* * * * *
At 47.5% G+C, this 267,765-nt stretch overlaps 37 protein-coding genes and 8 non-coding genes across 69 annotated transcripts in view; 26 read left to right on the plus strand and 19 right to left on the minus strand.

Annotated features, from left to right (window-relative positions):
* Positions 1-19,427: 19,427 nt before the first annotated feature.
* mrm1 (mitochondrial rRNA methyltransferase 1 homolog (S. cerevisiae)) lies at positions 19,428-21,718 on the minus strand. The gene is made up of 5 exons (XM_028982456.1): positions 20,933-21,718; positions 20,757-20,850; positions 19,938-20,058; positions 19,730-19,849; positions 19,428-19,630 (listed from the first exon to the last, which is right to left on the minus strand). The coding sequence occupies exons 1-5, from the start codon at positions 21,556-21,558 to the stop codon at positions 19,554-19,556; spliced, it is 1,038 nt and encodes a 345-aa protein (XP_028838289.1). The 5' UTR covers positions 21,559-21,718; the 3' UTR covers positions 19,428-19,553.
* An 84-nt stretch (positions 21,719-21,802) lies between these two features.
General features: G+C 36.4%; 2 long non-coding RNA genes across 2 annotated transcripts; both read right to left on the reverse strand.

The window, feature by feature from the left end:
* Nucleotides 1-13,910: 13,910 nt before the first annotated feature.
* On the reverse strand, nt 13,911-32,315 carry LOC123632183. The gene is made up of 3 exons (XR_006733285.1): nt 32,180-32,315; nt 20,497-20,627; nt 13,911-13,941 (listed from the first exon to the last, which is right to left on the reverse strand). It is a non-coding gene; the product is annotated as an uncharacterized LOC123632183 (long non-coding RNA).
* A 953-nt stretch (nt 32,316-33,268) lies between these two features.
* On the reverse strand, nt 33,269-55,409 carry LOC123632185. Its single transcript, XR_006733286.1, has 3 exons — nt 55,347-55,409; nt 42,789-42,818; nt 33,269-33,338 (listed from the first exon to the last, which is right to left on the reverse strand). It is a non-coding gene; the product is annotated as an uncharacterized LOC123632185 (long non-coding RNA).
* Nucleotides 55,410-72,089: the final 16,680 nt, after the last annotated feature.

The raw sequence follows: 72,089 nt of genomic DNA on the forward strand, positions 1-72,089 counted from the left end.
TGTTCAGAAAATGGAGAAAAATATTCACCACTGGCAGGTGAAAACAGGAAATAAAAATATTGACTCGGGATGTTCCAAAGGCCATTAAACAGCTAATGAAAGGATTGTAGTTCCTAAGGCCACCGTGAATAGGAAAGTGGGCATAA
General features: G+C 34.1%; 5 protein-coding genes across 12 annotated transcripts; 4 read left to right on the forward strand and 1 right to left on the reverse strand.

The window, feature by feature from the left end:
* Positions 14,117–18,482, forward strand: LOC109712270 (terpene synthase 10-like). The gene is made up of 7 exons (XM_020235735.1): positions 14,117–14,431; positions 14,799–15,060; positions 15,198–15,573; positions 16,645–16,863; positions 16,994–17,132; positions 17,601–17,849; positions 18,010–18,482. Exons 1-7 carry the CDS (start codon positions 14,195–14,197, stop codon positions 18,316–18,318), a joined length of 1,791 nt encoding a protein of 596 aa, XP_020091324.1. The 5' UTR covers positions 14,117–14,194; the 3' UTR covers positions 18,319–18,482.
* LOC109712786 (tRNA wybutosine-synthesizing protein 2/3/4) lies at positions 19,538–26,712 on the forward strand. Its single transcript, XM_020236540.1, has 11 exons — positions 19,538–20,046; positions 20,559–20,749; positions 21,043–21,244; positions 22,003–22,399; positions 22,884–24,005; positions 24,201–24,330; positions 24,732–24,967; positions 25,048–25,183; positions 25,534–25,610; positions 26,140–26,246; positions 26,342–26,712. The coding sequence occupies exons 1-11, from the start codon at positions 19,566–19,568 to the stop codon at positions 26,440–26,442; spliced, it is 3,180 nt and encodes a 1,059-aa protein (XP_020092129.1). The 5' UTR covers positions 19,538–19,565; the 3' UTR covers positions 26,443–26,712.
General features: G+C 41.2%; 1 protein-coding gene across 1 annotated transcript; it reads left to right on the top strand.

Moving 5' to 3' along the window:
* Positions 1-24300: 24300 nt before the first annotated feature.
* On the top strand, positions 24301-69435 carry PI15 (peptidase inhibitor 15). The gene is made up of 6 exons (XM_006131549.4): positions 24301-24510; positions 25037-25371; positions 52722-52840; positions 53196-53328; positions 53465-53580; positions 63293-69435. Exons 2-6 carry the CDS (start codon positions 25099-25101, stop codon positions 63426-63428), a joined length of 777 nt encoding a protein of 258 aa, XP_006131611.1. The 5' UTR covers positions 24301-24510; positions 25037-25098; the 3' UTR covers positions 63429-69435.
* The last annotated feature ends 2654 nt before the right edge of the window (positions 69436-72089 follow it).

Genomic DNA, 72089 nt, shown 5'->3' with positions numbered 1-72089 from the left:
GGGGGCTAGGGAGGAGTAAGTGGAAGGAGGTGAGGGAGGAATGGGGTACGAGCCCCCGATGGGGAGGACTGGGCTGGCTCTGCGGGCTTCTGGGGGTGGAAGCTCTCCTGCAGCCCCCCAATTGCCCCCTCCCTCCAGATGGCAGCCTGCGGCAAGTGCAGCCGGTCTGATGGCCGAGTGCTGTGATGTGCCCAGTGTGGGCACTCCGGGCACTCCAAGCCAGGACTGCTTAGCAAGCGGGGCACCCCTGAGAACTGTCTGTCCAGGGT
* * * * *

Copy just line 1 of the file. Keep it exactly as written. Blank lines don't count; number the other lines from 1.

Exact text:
At 47.5% G+C, this 267,765-nt stretch overlaps 37 protein-coding genes and 8 non-coding genes across 69 annotated transcripts in view; 26 read left to right on the plus strand and 19 right to left on the minus strand.